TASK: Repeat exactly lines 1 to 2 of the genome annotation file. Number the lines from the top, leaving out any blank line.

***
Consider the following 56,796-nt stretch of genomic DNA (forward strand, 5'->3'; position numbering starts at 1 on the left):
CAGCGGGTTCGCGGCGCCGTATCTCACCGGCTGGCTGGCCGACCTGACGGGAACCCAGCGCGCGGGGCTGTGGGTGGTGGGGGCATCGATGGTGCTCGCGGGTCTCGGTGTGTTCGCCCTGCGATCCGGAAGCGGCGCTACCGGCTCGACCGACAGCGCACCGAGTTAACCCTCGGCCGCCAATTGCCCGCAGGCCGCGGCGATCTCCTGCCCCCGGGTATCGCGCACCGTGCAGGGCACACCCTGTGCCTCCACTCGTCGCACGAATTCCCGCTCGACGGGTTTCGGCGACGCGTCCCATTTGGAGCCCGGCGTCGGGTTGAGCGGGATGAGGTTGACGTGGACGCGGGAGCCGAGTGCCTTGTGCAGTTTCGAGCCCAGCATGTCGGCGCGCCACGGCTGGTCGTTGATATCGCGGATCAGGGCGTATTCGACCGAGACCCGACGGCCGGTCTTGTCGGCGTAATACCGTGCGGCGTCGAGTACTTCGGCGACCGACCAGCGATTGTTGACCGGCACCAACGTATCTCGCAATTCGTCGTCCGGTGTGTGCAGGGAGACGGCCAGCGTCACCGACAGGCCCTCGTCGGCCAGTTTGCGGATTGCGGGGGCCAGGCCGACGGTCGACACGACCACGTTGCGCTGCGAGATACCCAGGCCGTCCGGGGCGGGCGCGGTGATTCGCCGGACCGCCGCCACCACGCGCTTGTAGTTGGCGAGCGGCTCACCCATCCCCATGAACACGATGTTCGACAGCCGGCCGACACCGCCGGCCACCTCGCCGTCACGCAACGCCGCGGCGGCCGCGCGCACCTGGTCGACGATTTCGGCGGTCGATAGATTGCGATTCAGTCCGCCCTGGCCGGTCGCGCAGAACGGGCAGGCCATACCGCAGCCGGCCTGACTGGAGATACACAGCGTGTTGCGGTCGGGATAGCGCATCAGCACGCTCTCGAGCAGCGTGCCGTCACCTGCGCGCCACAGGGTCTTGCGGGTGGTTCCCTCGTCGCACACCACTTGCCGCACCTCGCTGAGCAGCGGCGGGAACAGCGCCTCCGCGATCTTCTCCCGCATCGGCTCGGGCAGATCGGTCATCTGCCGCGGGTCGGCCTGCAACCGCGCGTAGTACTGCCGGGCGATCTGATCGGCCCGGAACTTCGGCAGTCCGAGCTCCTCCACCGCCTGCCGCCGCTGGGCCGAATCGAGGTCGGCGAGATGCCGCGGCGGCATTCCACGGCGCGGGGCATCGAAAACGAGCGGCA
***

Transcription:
Consider the following 56,796-nt stretch of genomic DNA (forward strand, 5'->3'; position numbering starts at 1 on the left):
CAGCGGGTTCGCGGCGCCGTATCTCACCGGCTGGCTGGCCGACCTGACGGGAACCCAGCGCGCGGGGCTGTGGGTGGTGGGGGCATCGATGGTGCTCGCGGGTCTCGGTGTGTTCGCCCTGCGATCCGGAAGCGGCGCTACCGGCTCGACCGACAGCGCACCGAGTTAACCCTCGGCCGCCAATTGCCCGCAGGCCGCGGCGATCTCCTGCCCCCGGGTATCGCGCACCGTGCAGGGCACACCCTGTGCCTCCACTCGTCGCACGAATTCCCGCTCGACGGGTTTCGGCGACGCGTCCCATTTGGAGCCCGGCGTCGGGTTGAGCGGGATGAGGTTGACGTGGACGCGGGAGCCGAGTGCCTTGTGCAGTTTCGAGCCCAGCATGTCGGCGCGCCACGGCTGGTCGTTGATATCGCGGATCAGGGCGTATTCGACCGAGACCCGACGGCCGGTCTTGTCGGCGTAATACCGTGCGGCGTCGAGTACTTCGGCGACCGACCAGCGATTGTTGACCGGCACCAACGTATCTCGCAATTCGTCGTCCGGTGTGTGCAGGGAGACGGCCAGCGTCACCGACAGGCCCTCGTCGGCCAGTTTGCGGATTGCGGGGGCCAGGCCGACGGTCGACACGACCACGTTGCGCTGCGAGATACCCAGGCCGTCCGGGGCGGGCGCGGTGATTCGCCGGACCGCCGCCACCACGCGCTTGTAGTTGGCGAGCGGCTCACCCATCCCCATGAACACGATGTTCGACAGCCGGCCGACACCGCCGGCCACCTCGCCGTCACGCAACGCCGCGGCGGCCGCGCGCACCTGGTCGACGATTTCGGCGGTCGATAGATTGCGATTCAGTCCGCCCTGGCCGGTCGCGCAGAACGGGCAGGCCATACCGCAGCCGGCCTGACTGGAGATACACAGCGTGTTGCGGTCGGGATAGCGCATCAGCACGCTCTCGAGCAGCGTGCCGTCACCTGCGCGCCACAGGGTCTTGCGGGTGGTTCCCTCGTCGCACACCACTTGCCGCACCTCGCTGAGCAGCGGCGGGAACAGCGCCTCCGCGATCTTCTCCCGCATCGGCTCGGGCAGATCGGTCATCTGCCGCGGGTCGGCCTGCAACCGCGCGTAGTACTGCCGGGCGATCTGATCGGCCCGGAACTTCGGCAGTCCGAGCTCCTCCACCGCCTGCCGCCGCTGGGCCGAATCGAGGTCGGCGAGATGCCGCGGCGGCATTCCACGGCGCGGGGCATCGAAAACGAGCGGCA